After many fruitless phone calls, sorry mate, we only do ’em for your Superwarikamithingy GZRVTRZZRTZR 900, I spoke to a nice bloke at NWS, Tel: 01992 501285, got out the old credit card, and lo and behold the very next day I was the proud owner of an NWS Backup Stand. All I had to purchase was a couple of fine thread 12mm bolts to screw into the bobbin holes on the swingarm, (bobbin holes on a cruiser. ), although I had to saw the head off one of the bolts for use on the offside and cut a slot for a screwdriver in it to turn it into a stud, in order to avoid the exhaust pipes.
At it’s first service, the kph speedo had to go, I just could not get on with it, so I had to part with another Ј115, but I do feel happier now. The engine is loosening up nicely, it just seems to get smoother and smoother, sorry to all those Harley fans, but vibes are not my idea of fun, I don’t mean any offence but that is the way I feel. The Givi screen takes most of the wind blast away, so the odd bursts of 80mph I have given the Classic are no problem at all.
Riding two up is fine, the Classic does not notice the wife’s 10st one bit, and the fuel consumption is around the 50-55 mpg mark, although I would expect this to improve on a run.
Thats all the plus points, so are there any minus points? Only three, firstly the back brake is a bit weedy, but the disc up front makes up for it. Secondly the chain drive, all that muck off the chain and having to adjust it every few hundred miles, a shaft like the XVS 650, or belt drive courtesy of H-D would make a lot of sense.
Thirdly, the horn, it sounds like it a refugee from a Raleigh Moped. Up to now these are the only criticisms I can think of.
Since buying my bike, various dealers including Carnell/Motorcycle City have had some special deals on the Drifter, and some 1500’s which have really cut the price on these bikes, so look around before you settle on a machine. I have also added a new exhaust, the reason being twofold, one if the original system falls apart, replacement from Kawasaki is in the region of Ј800, so I bought a Sito system from Cruise UK for Ј300 fitted, and the second reason, it sounds good, looks good, and does you good.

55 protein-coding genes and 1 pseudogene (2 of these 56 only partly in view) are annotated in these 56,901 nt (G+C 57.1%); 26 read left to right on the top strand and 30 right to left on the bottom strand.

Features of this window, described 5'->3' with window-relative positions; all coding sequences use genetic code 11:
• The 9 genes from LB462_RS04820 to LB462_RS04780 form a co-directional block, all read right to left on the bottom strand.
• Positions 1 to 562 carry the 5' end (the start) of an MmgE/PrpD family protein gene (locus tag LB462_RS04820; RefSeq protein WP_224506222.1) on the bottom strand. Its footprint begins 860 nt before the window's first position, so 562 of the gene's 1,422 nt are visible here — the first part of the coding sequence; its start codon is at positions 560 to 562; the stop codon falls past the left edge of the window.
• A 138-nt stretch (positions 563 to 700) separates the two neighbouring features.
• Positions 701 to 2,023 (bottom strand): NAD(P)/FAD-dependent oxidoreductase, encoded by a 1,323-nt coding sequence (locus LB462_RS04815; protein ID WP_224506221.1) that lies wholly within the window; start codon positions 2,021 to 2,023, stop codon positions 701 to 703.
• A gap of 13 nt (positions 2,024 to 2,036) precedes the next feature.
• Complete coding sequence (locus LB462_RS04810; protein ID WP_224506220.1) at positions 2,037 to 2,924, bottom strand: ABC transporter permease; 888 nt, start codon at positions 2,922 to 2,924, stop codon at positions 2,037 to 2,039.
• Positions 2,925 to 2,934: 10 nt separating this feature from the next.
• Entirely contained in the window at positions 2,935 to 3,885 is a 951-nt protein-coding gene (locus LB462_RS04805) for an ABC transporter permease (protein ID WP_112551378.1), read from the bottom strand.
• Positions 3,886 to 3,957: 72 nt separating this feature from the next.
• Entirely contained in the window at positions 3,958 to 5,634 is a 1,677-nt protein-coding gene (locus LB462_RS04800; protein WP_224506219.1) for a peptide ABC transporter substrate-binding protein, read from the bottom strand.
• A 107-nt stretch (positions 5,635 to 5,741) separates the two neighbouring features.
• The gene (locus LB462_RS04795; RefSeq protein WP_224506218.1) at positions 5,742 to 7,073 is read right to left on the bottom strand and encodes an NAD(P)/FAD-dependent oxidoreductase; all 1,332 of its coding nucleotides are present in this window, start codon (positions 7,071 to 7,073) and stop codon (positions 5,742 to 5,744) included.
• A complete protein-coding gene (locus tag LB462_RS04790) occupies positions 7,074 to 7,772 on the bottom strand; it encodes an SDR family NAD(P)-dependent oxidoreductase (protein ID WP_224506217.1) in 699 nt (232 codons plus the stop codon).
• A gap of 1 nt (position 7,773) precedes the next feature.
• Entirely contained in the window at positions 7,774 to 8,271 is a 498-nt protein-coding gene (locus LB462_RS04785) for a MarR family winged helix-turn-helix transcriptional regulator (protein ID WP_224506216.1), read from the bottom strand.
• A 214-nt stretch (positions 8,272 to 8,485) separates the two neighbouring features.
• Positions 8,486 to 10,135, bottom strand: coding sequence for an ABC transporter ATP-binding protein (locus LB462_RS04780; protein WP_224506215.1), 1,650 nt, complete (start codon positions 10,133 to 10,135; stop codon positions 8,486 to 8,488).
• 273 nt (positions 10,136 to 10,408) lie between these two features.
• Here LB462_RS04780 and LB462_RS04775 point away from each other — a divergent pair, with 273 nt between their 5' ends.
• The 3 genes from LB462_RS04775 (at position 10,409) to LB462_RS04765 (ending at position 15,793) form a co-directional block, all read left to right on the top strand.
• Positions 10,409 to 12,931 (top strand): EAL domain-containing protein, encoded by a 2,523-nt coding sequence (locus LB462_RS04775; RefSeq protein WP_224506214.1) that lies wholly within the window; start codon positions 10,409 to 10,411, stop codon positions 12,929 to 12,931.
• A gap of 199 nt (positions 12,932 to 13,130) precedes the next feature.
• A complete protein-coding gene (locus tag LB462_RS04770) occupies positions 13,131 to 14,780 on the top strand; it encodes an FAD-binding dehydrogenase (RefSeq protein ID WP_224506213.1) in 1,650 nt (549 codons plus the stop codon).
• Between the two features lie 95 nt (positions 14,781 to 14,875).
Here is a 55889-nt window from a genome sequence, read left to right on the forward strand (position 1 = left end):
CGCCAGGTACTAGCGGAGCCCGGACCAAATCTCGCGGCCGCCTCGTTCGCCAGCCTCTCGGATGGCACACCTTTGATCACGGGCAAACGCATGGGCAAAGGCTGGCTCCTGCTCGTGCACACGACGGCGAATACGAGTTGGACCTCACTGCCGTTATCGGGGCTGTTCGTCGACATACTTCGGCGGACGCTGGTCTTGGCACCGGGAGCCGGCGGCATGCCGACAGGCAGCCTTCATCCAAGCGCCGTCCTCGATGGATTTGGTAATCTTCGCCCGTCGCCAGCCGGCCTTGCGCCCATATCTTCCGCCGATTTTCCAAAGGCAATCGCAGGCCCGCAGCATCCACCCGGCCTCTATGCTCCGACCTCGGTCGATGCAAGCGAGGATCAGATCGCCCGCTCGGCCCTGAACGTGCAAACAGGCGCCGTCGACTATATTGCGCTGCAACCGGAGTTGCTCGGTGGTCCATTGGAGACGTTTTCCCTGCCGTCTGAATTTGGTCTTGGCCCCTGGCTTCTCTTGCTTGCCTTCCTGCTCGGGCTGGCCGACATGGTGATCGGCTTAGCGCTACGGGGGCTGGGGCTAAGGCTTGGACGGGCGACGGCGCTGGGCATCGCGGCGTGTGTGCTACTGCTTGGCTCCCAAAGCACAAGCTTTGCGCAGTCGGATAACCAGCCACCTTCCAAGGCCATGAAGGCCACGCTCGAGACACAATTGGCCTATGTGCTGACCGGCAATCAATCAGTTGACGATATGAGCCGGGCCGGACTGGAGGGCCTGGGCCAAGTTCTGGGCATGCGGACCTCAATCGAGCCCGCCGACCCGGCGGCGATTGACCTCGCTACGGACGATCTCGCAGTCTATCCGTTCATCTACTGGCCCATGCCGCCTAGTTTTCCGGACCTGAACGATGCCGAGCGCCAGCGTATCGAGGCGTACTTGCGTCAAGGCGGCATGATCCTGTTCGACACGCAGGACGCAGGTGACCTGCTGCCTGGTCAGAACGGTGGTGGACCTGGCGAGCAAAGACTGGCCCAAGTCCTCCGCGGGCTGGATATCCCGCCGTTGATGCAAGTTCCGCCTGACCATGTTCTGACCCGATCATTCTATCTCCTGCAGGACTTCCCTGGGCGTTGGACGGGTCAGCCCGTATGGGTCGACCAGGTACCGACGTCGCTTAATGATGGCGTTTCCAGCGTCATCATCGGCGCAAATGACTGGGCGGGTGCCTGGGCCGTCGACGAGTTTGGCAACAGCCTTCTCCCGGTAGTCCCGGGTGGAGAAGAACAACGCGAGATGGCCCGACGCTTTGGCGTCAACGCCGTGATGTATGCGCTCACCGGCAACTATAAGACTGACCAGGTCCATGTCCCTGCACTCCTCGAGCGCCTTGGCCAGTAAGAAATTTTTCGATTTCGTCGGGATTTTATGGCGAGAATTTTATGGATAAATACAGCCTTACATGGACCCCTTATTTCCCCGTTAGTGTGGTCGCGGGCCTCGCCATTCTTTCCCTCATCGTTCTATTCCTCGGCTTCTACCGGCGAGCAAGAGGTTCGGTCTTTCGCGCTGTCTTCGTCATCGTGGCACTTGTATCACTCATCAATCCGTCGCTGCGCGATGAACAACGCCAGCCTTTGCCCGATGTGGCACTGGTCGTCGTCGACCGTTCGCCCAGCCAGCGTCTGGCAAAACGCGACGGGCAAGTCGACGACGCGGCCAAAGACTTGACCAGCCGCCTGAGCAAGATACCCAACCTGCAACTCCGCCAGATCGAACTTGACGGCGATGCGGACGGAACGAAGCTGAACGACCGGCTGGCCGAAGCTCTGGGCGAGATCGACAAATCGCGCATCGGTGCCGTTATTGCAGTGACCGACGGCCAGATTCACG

Well thats about it for the moment, it is now September 2001, my Classic has done nearly 7,000 miles now, and still running great. I have added some Photos of my machine, stick with it, there are quite a few, and it does take a little time to load. If you want to read about bikes I have owned in the past, go to my Golden Oldies page, and read about the Z650, XS750, RD200, CB350, or even a BSA Goldstar DBD34.
If you want to know any more about the VN800 Classic, go to my Specifications page, or click on any of the icons below to visit one of many excellent biker related webrings. or go to my Biker Links and visit the VROC, Kawasaki’s Home Site, or just take a look at some excellent bike links.
To see how my machine is getting on, visit my Updates page. I have also started a new section International Vulcan Velvet. of Vulcans from around the World, take a look. If you are brave enough to have a go at fitting a KuryAkyn Hypercharger. go to my Hypercharger page.
If you are, really, really brave take a look at my Bust Leg Photos. but DON’T if you are in the least bit squeamish, you have been warned. Finally, drop me a line at Click to Email . I always reply to my emails, even critical ones, bye for now.
Now you’ve read about it go and buy one.
Tuesday, 11/07/2000; I went to visit my dealer Cruise UK today, purely for a social visit as I do every few weeks to be met with some awful news.
Mark Turner, who was one of the driving forces behind Cruise UK, had passed away following a tragic domestic accident. Mark was a great bloke, not your typical dealer, he always had time for a chat, a cuppa, and a cigarette. He didn’t want to screw you for every last penny, but would cut you the best deal he could, as would any that work at Cruise UK.
Sadly many dealers are not made from the same mould.
Mark was only 25, I for one will miss seeing him when I visit in the future, a thoroughly decent, nice guy, it will seem really strange him not being there.
- Off-Road.coms Ride-Net 2002 Kawasaki Dirt Bikes – KDX 220: Off-Road.com
- 2010 Kawasaki KLX125 and D-Tracker 125
- 2012 Kawasaki Versys 1000 First Look – Motorcycle USA
- A Sport ATV Review of the Kawasaki KFX 450R Monster Energy – Yahoo Voices…
- 2010 Kawasaki KLX250S motorcycle review @ Top Speed